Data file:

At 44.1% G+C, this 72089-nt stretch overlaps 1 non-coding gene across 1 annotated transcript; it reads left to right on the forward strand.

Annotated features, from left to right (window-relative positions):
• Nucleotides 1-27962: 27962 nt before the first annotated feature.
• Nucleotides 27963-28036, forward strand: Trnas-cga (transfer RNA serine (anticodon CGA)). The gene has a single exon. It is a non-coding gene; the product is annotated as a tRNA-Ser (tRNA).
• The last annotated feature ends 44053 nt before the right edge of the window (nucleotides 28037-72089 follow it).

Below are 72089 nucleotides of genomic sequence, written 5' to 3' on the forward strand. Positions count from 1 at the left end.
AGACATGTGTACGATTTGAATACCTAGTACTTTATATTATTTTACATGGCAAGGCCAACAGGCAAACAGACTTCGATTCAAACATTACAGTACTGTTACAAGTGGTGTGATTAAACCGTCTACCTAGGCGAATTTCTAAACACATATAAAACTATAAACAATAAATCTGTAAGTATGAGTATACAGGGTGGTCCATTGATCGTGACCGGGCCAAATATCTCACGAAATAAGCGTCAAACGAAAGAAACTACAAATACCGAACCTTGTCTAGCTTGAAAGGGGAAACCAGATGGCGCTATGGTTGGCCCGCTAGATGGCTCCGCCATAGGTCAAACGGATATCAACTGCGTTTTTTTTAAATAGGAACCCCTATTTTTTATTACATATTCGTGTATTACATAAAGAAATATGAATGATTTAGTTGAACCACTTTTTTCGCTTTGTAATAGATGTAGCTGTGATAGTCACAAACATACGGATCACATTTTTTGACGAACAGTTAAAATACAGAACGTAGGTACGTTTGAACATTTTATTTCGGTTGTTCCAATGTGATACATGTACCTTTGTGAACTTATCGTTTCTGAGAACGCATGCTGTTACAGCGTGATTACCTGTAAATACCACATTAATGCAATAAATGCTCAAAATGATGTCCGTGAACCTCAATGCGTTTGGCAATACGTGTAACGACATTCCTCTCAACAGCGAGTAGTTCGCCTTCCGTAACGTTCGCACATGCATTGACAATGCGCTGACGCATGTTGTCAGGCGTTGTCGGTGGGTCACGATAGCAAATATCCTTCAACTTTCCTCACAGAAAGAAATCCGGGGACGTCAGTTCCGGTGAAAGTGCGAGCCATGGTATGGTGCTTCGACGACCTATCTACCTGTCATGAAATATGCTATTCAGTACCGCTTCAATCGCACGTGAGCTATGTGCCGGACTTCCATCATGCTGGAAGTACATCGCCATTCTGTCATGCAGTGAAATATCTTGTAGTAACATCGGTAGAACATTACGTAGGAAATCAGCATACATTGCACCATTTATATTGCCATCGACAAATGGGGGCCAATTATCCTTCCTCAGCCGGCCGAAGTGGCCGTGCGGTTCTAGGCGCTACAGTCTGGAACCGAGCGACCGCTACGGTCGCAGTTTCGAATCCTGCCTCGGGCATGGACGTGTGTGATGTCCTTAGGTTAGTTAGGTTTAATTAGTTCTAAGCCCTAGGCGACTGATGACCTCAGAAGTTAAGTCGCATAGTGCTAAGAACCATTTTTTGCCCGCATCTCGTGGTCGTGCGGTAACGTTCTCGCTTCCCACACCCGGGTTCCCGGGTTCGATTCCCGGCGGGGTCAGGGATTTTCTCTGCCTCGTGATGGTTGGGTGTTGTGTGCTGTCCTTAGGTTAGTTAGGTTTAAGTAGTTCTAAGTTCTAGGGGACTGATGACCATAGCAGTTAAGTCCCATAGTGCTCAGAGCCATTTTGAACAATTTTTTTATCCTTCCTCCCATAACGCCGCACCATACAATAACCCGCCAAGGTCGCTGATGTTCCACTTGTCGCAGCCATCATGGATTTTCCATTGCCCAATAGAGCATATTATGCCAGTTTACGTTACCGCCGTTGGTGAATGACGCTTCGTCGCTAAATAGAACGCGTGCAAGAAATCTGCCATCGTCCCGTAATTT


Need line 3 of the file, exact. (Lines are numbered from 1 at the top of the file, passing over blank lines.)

• Nucleotides 1-27962: 27962 nt before the first annotated feature.